Companies that are developing a smart cane for visually impaired people, improving food chains and helping those with dyslexia are among a number of social enterprises to have joined a programme aimed at using AI to help the world.
The accelerator is being run in London by Microsoft and Social Tech Trust, and will support companies working on products that can help people with specific accessibility needs or benefit the environment.
Among the 11 entrants is WeWalk, a smart cane that can detect obstacles above chest level using an ultrasonic sensor and then warn the user through vibrations. It can also be paired with a map app on a mobile phone so the user can receive directions to a destination without having to carry their device. The cane contains a touchpad, microphone and speaker, so can be controlled with voice, and supports Turkish and English.
Other companies include Agrimetrics, which analyses data to deliver food sustainably, and iDyslexic, a social app for those living and working with dyslexia and Attention Deficit Hyperactivity Disorder (ADHD).
Eve Joseph, Microsoft UK Responsibility Manager, added: “This cohort has been selected on the basis that these companies are using innovative technologies to solve complex challenges that affect society at large. From boosting crop yields, to improving the lives of those living with accessibility needs, I’m thrilled that we have been able to create this programme and these 11 inspiring organisations are at the heart of it. I’m really excited to see what they can achieve.”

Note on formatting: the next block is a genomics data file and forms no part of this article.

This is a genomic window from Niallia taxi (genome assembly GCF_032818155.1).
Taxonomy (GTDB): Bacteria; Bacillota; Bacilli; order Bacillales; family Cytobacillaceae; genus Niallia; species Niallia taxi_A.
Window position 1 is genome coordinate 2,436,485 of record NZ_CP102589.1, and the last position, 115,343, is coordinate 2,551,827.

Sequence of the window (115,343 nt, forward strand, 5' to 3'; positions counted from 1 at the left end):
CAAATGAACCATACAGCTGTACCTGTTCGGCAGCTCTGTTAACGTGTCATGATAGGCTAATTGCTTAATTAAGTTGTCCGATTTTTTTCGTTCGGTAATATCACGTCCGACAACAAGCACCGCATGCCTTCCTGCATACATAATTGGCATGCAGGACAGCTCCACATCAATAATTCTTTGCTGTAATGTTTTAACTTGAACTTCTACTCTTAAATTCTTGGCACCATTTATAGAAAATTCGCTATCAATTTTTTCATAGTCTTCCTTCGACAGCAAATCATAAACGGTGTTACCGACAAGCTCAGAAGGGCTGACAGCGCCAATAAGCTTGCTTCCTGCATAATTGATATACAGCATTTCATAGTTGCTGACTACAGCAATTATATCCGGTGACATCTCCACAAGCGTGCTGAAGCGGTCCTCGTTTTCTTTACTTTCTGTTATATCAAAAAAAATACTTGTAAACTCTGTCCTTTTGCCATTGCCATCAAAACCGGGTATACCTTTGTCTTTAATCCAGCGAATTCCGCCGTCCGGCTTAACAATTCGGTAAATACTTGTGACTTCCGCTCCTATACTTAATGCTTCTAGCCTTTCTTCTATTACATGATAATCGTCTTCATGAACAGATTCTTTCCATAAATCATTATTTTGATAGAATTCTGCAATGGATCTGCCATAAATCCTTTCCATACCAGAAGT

The four-month accelerator will give the companies a curriculum designed by the Scale Up team, Social Tech Trust team and the Microsoft UK AI team. The firms will get access to workshops that will help develop their products and bring them to the market. They will also hear from inspiring speakers and take part in Q&As.
The other companies in the cohort are:
- Access Earth – a free platform that allows users to find and rate places based on their accessibility needs
- Agricompas – a company specialising in agricultural data analytics to help improve crop chains
- BetterSpace – An A-Z of things that are good for people’s mental health
- City MAAS – reducing congestion and emissions in smart cities using blockchain and AI
- ev.energy – helps electric vehicle owners save on the cost of charging
- Immersive Rehab – interactive physiotherapy programmes in virtual reality
- Shock Innovations – making it easier to compare and interpret thermal images
- Upstream Health – supporting medical professionals to proactively monitor patients
Ed Evans, Chief Executive of Social Tech Trust, said: “If we’re merely passive consumers of technology, we’ll have no control over its direction and little influence on its impact on our lives. By collaborating with Microsoft on the AI for Good Social Business Programme, we have the opportunity to shape AI to increase accessibility and benefit environmental sustainability. This means we’ll have a better chance of achieving the future that we want to see.”
Microsoft launched a global AI for Good programme last year, that was set up to tackle the world’s biggest problems using technology. It provides resources and expertise to empower those working to solve humanitarian issues and create a more sustainable and accessible planet.